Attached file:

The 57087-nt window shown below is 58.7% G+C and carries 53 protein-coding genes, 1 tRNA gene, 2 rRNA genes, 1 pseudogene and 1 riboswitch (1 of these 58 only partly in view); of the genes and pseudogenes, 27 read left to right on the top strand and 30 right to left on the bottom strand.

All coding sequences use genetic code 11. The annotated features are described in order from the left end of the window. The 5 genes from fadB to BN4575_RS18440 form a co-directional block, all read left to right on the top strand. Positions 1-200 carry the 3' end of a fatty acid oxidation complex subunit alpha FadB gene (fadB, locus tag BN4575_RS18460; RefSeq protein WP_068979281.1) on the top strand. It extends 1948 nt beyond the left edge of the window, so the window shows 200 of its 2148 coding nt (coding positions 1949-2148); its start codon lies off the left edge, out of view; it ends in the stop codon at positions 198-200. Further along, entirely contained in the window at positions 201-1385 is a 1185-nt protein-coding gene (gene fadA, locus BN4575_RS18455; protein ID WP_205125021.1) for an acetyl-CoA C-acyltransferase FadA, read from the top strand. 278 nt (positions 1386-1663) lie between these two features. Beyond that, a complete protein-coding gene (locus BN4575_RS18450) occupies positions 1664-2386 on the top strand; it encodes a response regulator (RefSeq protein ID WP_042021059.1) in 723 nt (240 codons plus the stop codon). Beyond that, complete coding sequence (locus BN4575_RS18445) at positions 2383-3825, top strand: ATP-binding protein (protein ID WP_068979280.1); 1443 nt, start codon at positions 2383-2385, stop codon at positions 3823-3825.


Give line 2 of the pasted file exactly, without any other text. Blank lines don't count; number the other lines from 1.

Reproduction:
All coding sequences use genetic code 11. The annotated features are described in order from the left end of the window. The 5 genes from fadB to BN4575_RS18440 form a co-directional block, all read left to right on the top strand. Positions 1-200 carry the 3' end of a fatty acid oxidation complex subunit alpha FadB gene (fadB, locus tag BN4575_RS18460; RefSeq protein WP_068979281.1) on the top strand. It extends 1948 nt beyond the left edge of the window, so the window shows 200 of its 2148 coding nt (coding positions 1949-2148); its start codon lies off the left edge, out of view; it ends in the stop codon at positions 198-200. Further along, entirely contained in the window at positions 201-1385 is a 1185-nt protein-coding gene (gene fadA, locus BN4575_RS18455; protein ID WP_205125021.1) for an acetyl-CoA C-acyltransferase FadA, read from the top strand. 278 nt (positions 1386-1663) lie between these two features. Beyond that, a complete protein-coding gene (locus BN4575_RS18450) occupies positions 1664-2386 on the top strand; it encodes a response regulator (RefSeq protein ID WP_042021059.1) in 723 nt (240 codons plus the stop codon). Beyond that, complete coding sequence (locus BN4575_RS18445) at positions 2383-3825, top strand: ATP-binding protein (protein ID WP_068979280.1); 1443 nt, start codon at positions 2383-2385, stop codon at positions 3823-3825.